IQ Versus EQ

An Intelligence Quotient or IQ is a score derived from a set of standardized tests developed to measure a person’s cognitive abilities (“intelligence”) in relation to their age group.

An IQ test does not measure intelligence the way a ruler measures height (absolutely), but rather the way a race measures speed (relatively).

The abbreviation “IQ” was coined by the psychologist William Stern for the German term Intelligenzquotient, his term for a scoring method for intelligence tests at University of Breslau he advocated in a 1912 book.

IQ scores are used for educational placement, assessment of intellectual disability, and evaluating job applicants. Even when students improve their scores on standardized tests, they do not always improve their cognitive abilities, such as memory, attention and speed. Scores from intelligence tests are estimates of intelligence. Unlike, for example, distance and mass, a concrete measure of intelligence cannot be achieved given the abstract nature of the concept of “intelligence”.

Emotional Intelligence (EI), or emotional quotient (EQ), is defined as an individual’s ability to identify, evaluate, control, and express emotions. People with high EQ usually make great leaders and team players because of their ability to understand, empathize, and connect with the people around them.

Although the term first appeared in a 1964 paper by Michael Beldoch, it gained popularity in the 1995 book by that title, written by author and science journalist Daniel Goleman.[3] Since this time, emotional intelligence and Goleman’s 1995 analysis, have been criticized within the scientific community, despite prolific reports of its usefulness in the popular press.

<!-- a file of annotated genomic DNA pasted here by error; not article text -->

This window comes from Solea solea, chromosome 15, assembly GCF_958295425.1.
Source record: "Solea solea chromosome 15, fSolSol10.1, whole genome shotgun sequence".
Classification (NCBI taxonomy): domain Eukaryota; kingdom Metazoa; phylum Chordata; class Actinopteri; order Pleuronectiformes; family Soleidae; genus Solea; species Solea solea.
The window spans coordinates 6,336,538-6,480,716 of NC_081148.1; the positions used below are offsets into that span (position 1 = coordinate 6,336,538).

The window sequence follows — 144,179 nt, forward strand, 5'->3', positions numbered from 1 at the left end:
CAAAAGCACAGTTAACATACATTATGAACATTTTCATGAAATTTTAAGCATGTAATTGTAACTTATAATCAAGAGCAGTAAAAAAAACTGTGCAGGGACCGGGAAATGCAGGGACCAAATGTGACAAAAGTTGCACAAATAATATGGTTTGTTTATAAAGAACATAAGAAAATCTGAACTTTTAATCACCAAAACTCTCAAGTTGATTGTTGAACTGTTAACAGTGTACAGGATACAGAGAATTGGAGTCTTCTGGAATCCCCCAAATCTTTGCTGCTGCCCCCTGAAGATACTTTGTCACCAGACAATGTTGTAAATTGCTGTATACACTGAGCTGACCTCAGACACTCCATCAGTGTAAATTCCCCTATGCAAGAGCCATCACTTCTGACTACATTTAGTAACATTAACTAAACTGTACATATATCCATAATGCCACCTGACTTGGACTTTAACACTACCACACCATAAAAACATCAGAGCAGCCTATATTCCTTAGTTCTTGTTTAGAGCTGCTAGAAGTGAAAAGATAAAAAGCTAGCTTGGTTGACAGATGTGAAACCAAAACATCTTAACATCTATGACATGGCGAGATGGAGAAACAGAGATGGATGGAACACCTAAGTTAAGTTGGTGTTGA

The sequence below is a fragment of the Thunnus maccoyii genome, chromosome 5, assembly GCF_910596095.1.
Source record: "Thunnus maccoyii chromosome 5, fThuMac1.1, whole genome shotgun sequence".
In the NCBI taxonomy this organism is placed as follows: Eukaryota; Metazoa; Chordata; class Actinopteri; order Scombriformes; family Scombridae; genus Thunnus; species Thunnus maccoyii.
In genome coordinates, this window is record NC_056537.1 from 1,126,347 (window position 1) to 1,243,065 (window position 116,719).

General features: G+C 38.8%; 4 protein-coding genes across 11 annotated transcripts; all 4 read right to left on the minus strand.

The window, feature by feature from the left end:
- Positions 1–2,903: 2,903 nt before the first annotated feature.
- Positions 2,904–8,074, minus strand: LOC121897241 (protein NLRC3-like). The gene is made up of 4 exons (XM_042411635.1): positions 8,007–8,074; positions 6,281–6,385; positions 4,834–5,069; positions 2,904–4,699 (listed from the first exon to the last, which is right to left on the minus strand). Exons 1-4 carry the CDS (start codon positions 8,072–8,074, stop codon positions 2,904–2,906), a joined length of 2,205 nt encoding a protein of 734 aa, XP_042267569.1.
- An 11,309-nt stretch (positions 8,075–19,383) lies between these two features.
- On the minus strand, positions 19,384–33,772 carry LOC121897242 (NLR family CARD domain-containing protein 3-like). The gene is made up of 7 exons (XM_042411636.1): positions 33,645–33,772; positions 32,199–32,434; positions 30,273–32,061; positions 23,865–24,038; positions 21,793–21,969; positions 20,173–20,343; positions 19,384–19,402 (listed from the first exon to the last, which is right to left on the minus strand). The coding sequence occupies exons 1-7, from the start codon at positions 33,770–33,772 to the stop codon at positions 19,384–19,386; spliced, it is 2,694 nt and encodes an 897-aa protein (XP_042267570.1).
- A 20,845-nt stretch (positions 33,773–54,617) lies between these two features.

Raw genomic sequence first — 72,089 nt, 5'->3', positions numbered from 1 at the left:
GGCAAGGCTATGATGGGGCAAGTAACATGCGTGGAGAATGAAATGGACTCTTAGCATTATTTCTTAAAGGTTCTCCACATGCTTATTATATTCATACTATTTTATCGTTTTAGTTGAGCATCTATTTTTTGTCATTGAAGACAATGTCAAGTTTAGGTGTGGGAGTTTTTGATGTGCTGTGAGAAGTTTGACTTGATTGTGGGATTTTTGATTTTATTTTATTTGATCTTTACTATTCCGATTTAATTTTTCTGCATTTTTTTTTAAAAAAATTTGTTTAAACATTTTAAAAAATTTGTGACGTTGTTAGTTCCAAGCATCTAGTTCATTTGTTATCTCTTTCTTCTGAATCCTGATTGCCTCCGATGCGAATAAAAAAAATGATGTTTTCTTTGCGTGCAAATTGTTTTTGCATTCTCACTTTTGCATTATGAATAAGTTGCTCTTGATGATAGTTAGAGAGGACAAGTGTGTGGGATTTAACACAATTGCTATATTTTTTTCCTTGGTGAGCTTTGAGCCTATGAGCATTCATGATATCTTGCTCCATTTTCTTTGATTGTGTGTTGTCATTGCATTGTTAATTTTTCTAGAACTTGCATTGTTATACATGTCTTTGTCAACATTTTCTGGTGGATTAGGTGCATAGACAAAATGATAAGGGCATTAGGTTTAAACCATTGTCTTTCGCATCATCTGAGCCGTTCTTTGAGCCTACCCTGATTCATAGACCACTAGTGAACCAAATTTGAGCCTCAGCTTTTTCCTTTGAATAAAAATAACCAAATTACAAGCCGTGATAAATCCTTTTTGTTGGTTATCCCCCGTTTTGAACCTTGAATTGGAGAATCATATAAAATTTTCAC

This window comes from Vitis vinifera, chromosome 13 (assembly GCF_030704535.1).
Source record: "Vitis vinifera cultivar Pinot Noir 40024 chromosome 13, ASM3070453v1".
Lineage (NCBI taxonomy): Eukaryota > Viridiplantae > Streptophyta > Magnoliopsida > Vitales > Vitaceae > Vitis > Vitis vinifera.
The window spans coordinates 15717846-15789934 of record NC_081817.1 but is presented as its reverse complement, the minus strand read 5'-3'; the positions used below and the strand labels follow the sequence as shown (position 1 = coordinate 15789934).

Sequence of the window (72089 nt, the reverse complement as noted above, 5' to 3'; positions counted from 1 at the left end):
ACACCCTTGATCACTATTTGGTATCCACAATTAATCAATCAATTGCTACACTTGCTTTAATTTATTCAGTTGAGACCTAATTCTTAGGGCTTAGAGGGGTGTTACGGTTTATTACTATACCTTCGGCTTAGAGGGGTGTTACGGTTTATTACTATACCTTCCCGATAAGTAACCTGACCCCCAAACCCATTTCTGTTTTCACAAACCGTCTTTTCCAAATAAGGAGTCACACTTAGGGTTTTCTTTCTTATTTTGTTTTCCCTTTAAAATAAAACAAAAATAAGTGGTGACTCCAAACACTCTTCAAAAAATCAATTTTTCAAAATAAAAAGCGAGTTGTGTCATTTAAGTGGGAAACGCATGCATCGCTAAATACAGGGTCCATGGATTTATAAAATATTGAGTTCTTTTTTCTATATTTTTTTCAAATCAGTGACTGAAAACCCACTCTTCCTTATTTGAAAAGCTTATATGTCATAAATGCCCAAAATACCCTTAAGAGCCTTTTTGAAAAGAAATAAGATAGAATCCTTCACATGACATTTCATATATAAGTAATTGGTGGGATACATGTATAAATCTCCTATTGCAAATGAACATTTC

Criticisms have centered on whether EI is a real intelligence and whether it has incremental validity over IQ and the Big Five personality traits.

Can Emotional Intelligence be measured?

Measurement and testing is possible although measuring EQ is very subjective. However, there are several standardized tests that measure emotional intelligence. Mayer-Salovey-Caruso Emotional Intelligence Test puts testers through a series of emotion-based problem-solving questions. The score reflects a person’s capacity for reasoning with emotional information. Goleman’s model of measurement focuses on emotional competencies. Goleman’s model utilizes one of two tests: the Emotional Competency Inventory or the Emotional Intelligence Appraisal. Both tests have their own set of proponents and critics.

How is IQ being measured?

Unlike EQ, theorists have attempted to make IQ testing more objective. The Stanford-Binet test was the first true IQ assessment because it factored in age. The score is based on the test-taker’s mental age, as evaluated by the test, divided by the chronological age multiplied by 100.

American psychologist David Wechsler developed three IQ tests; one for preschool and primary children, one for older children and one for adults. The score is based on factor analysis. Sub-tests of the assessment are evaluated against age-based norms. Another commonly-used test is the Woodcock-Johnson Test of Cognitive Abilities. With the Woodcock-Johnson, extensive tests assess a wide variety of cognitive abilities. All three tests are still in use, and no one test is commonly considered the best or most accurate.

What are the two categories of IQ?

Intelligence is generally divided into two categories: fluid intelligence and crystallized intelligence.

  • Fluid intelligence is the ability to reason in an abstract way and solve problems. For example, fluid intelligence is being put into use when someone thinks out of the box and finds different ways to reinvent things.